The Mount Sinai study generated and compiled brain RNA-sequence data across more than 800 individuals. This data covered all stages of prenatal and postnatal development, from the very first embryonic progenitor cells to functionally distinct brain tissue from centenarians. This broad sweep enabled researchers to develop a model depicting for the first time how A-to-I editing evolves over a lifetime, in which unedited RNAs are expressed, and possibly translated into proteins, more predominantly during fetal periods of development, while edited RNA is more abundant in the adult brain.

“This means that during older age there is generally a higher editing rate and frequency of A-to-I editing occurring, including stabilizing RNA structures and modulating the way RNAs interact with microRNAs,” notes Dr. Breen. His research team also learned that a subset of these A-to-I sites introduce new amino-acid substitutions into the protein-coding region of the brain, an event known as RNA recoding. This is a particularly important finding inasmuch as RNA recoding has direct functional and/or structural effects on proteins.

The Mount Sinai team also sought to answer the question of how genetic variability might explain some of the differences in A-to-I editing as individuals age. They learned that because editing sites are strongly regulated during early fetal development, editing levels are measurably different for thousands of sites based on unique genetic variants. This distinction evens out during postnatal development. From a basic science perspective, the dynamically regulated sites uncovered by researchers provide numerous avenues for future work to manipulate basic mechanisms of early brain development through A-to-I editing.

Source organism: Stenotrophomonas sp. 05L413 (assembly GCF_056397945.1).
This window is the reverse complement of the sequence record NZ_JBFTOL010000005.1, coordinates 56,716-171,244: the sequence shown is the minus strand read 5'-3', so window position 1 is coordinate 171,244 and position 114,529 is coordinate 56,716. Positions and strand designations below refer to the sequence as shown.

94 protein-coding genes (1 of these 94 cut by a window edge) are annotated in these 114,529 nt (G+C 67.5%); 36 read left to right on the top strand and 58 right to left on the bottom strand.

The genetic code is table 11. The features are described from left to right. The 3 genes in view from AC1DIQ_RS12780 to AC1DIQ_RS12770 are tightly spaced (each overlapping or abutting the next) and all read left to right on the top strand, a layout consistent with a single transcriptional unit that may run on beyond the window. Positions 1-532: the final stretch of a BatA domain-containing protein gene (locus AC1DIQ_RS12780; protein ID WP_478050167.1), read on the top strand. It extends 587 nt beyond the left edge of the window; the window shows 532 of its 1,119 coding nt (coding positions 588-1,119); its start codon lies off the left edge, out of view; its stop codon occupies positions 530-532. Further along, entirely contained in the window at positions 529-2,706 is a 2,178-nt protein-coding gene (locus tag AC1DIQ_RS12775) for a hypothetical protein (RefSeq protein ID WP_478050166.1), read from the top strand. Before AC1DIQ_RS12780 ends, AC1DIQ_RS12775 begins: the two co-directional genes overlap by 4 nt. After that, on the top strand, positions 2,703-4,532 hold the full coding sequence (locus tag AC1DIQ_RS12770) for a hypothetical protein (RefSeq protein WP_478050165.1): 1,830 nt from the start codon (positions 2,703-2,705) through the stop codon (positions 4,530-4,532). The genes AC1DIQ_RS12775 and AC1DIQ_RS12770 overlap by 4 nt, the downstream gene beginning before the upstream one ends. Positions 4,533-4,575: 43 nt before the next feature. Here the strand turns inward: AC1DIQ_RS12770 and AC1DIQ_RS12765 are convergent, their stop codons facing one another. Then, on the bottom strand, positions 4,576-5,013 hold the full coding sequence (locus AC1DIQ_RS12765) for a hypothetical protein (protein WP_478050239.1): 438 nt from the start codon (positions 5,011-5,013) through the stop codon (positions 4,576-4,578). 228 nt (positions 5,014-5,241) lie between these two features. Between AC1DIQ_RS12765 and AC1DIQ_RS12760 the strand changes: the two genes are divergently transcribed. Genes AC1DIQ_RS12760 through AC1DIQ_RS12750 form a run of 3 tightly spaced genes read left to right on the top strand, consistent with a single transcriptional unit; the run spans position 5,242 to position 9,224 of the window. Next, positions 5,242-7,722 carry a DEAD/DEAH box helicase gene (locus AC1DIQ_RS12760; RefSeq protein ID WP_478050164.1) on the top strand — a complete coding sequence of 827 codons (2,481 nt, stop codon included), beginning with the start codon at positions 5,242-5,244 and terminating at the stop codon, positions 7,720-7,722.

Previous work by Dr. Breen—whose laboratory works at the intersection of functional genomics, computational biology, and neuroscience—found that A-to-I editing is disrupted in brain tissue from individuals with neurodevelopmental disorders.

“This work provides us with immediate avenues for dissecting the pathological implications of altered A-to-I editing across a range of neurodevelopmental and aging disorders,” he says. “It’s more clear now than ever that elucidating the dynamic regulation of RNA editing can offer unique insights into their role in promoting health as well as disease.”

About the Mount Sinai Health System